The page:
The Secret Lives of DVD Bootleggers

Manila | 02/13/2013 9:17am
Purple Romero | Informal City Dialogues

When law-enforcement officials swooped into his tiny shop in the bustling Guadalupe marketplace in Makati City, Kenneth wasn’t worried about going to jail. It was a daytime raid, and within minutes, the authorities had confiscated his bootleg copies of Academy Award-winning blockbusters, Korean telenovelas and Filipino rom-coms. As he stood watching in silence while his stall and the others around him were ransacked, all he could think was, “There goes our P20,000” – about $400 USD worth of merchandise.

The raid went down just last week, but Kenneth is unfazed. In fact, lately the raids are becoming routine, a twice-a-month occurrence, with members of the Philippines’ Optical Media Board (OMB) – the government agency tasked with going after the manufacturers, distributors and sellers of pirated DVDs – clamping down hard on the country’s formidable bootleg-film industry.

The agency’s efforts have paid off. Last week, the U.S.-based International Intellectual Property Alliance recommended the United States remove the Philippines from its piracy watch list. It singled out Makati City markets for praise in scrubbing out pirated movies, and said that its members “wish to laud the leadership of the Philippine government.” In Quiapo, the hub of Manila’s pirated-films trade, OMB head Ronnie Ricketts and Manila Mayor Alfredo Lim have conducted joint inspections of spots notorious for distributing and selling pirated DVDs, at one point even bringing representatives of the U.S. embassy with them.

Ricketts has also trained his eye on stalls that sell pirated films in commercial establishments. He said he wants to help vendors find ways to sell legal DVDs instead. In Quezon City, the local officials are exploring the option of providing livelihood opportunities to sellers who may lose their jobs following a ban on pirated videos.

But Kenneth, for his part, isn’t interested in going straight. He’ll just have to sell more DVDs to reclaim the $400 his boss paid for the 200 films he lost, he says. The 23 year old is more concerned about this debt than going to jail – and even if he does go to jail, he says, as soon as he’s out he will return to the Guadalupe marketplace and the business he’s been in since he was 13 years old.

Kenneth still looks and speaks like a teenager, in fact. His entry point to the world of pirated DVD sales came when he began serving as an assistant to his uncle. He dropped out of high school and became reliant on the income, eventually working for his uncle full-time and earning around $3 for every $49 worth of pirated DVDs they would sell.

When got married, his uncle raised his salary by a buck. He and his wife have since gone their separate ways, so now he’s back to earning $3. “That’s why I’m looking for a wife again,” he laughs.

Kenneth is at the bottom of the food chain in this multimillion-peso industry. The owner of the stall earns more than he does (Kenneth wouldn’t reveal by how much) and then there’s the distributor of the pirated goods himself. Kenneth says whenever there are new films, the distributor leaves them in a predetermined secret spot in the market where the sellers can pick them up.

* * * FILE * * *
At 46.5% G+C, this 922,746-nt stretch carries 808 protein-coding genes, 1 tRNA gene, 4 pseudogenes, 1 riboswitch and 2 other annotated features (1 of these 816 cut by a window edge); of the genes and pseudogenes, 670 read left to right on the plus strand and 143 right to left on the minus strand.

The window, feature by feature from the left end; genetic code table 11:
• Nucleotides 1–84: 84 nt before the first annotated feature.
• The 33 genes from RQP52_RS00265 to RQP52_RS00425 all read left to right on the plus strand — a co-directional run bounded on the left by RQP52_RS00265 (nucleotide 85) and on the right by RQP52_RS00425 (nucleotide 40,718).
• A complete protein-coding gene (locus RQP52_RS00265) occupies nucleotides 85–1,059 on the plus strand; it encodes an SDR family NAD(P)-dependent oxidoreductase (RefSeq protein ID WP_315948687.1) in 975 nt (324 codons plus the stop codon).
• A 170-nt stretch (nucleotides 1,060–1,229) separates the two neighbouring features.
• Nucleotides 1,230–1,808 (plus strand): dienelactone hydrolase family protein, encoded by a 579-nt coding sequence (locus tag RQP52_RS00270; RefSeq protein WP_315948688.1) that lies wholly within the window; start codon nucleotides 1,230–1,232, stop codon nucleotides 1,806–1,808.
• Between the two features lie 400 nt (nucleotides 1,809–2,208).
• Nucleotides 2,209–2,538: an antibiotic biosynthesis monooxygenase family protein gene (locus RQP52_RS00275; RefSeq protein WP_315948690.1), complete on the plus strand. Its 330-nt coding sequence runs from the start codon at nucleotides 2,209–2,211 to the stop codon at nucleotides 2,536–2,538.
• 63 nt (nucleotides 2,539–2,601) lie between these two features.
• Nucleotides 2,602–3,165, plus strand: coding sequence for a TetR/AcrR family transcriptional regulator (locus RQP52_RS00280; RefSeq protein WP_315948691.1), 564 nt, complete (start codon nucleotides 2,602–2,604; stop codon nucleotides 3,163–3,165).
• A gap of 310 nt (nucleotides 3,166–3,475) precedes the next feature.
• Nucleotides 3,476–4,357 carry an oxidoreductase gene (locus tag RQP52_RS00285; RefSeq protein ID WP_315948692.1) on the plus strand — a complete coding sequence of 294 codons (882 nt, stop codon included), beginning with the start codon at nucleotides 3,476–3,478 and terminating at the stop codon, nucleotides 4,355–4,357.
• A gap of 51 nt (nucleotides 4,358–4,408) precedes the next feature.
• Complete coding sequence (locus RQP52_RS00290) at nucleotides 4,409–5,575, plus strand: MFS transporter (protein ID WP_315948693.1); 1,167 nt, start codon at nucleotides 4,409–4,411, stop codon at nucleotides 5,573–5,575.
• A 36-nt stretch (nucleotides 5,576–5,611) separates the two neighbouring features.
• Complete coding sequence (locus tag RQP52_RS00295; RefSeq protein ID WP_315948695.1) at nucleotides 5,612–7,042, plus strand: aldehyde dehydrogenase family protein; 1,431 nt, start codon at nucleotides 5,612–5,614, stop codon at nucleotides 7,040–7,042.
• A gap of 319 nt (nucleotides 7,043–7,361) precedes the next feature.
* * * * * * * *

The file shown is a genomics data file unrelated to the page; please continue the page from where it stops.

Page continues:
The DVDs sell for as low as a dollar or less. The more expensive ones, which cost $2 to $6 USD, are Bluray quality or complete sets of television series. Filipinos are enthusiastic consumers of the black-market product, with no less than presidential adviser Ronaldo Llamas himself reportedly buying almost $50 worth of pirated movies.

Nevertheless, the OMB’s crackdown continues apace, in part, the agency has stated, to help stanch the slow bleed of the country’s film industry. Up until relatively recently, 200 Filipino films were produced every year. Today, that number is closer to 65.

Surprisingly, some in the film industry think piracy has an silver lining.

Rolando Inocencio, an actor and assistant director, said pirated DVDs raise the profile of his films. “As actors and assistant directors who are basically hired talents, piracy is good for us in the sense that it allows more people to watch and hopefully appreciate a particular creative work of ours,” he says. There are titles, for instance, that are difficult to find in traditional video stores, but can be bought on the street from people like Kenneth. “For movie-makers, this wider selection of titles is good because it allows us to view works which we wouldn’t otherwise see and appreciate them as professional. For non-movie-industry workers, it hopefully leads to more sophisticated movie tastes.”

But Inocencio also admitted that the rise of film piracy has put an undeniable crimp in the financial development of the Philippines’ struggling film industry. Producers who can’t earn from DVD sales will make fewer or cheaper movies, which means less work for actors like Inocencio, too.

For instance, Erik Matti, a director and producer, said pirated copies of his film Tiktik: The Aswang Chronicles were being sold all over Metro Manila less than a month after its October 2012 theatrical release. After three months, Matti discovered a YouTube video of the film with 200,000 views. “If we convert it to theatrical ticket sales, that would have been a really big help at the box office,” he says.

But the insatiable demand for pirated movies seems to put Team Kenneth on the winning side – something Kenneth himself readily agrees with. He says as long there are those who are willing to participate in the market, and who can only afford to watch films by buying the bootlegged kind, the industry will continue to thrive. “As long as there are poor people, pirated films will sell.”